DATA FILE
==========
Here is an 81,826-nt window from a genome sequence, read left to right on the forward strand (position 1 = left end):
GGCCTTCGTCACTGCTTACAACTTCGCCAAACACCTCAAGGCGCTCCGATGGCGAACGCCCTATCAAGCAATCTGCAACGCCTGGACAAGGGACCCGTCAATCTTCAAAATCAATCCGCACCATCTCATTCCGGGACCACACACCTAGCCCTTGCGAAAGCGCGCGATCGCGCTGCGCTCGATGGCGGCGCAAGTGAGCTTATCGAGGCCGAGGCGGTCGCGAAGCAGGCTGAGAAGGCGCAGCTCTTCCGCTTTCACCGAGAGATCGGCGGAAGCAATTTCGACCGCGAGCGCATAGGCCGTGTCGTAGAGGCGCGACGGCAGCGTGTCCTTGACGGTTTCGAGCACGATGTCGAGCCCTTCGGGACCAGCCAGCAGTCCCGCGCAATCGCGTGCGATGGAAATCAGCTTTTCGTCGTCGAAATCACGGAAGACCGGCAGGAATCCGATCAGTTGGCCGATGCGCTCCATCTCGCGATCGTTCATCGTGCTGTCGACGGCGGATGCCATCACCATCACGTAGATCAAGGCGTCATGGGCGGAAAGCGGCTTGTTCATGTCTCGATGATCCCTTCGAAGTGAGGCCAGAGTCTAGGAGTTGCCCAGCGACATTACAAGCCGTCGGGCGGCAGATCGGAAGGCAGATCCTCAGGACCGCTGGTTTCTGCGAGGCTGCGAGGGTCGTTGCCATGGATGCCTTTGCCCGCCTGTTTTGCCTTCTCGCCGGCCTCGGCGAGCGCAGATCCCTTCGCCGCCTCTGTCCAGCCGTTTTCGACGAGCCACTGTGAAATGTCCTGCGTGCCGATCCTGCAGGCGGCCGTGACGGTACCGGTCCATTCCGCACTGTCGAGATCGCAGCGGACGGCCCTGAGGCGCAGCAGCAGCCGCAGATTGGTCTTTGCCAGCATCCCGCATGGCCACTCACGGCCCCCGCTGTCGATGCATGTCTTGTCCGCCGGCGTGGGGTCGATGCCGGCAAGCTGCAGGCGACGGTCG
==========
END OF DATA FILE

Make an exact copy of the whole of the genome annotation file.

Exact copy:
Here is an 81,826-nt window from a genome sequence, read left to right on the forward strand (position 1 = left end):
GGCCTTCGTCACTGCTTACAACTTCGCCAAACACCTCAAGGCGCTCCGATGGCGAACGCCCTATCAAGCAATCTGCAACGCCTGGACAAGGGACCCGTCAATCTTCAAAATCAATCCGCACCATCTCATTCCGGGACCACACACCTAGCCCTTGCGAAAGCGCGCGATCGCGCTGCGCTCGATGGCGGCGCAAGTGAGCTTATCGAGGCCGAGGCGGTCGCGAAGCAGGCTGAGAAGGCGCAGCTCTTCCGCTTTCACCGAGAGATCGGCGGAAGCAATTTCGACCGCGAGCGCATAGGCCGTGTCGTAGAGGCGCGACGGCAGCGTGTCCTTGACGGTTTCGAGCACGATGTCGAGCCCTTCGGGACCAGCCAGCAGTCCCGCGCAATCGCGTGCGATGGAAATCAGCTTTTCGTCGTCGAAATCACGGAAGACCGGCAGGAATCCGATCAGTTGGCCGATGCGCTCCATCTCGCGATCGTTCATCGTGCTGTCGACGGCGGATGCCATCACCATCACGTAGATCAAGGCGTCATGGGCGGAAAGCGGCTTGTTCATGTCTCGATGATCCCTTCGAAGTGAGGCCAGAGTCTAGGAGTTGCCCAGCGACATTACAAGCCGTCGGGCGGCAGATCGGAAGGCAGATCCTCAGGACCGCTGGTTTCTGCGAGGCTGCGAGGGTCGTTGCCATGGATGCCTTTGCCCGCCTGTTTTGCCTTCTCGCCGGCCTCGGCGAGCGCAGATCCCTTCGCCGCCTCTGTCCAGCCGTTTTCGACGAGCCACTGTGAAATGTCCTGCGTGCCGATCCTGCAGGCGGCCGTGACGGTACCGGTCCATTCCGCACTGTCGAGATCGCAGCGGACGGCCCTGAGGCGCAGCAGCAGCCGCAGATTGGTCTTTGCCAGCATCCCGCATGGCCACTCACGGCCCCCGCTGTCGATGCATGTCTTGTCCGCCGGCGTGGGGTCGATGCCGGCAAGCTGCAGGCGACGGTCG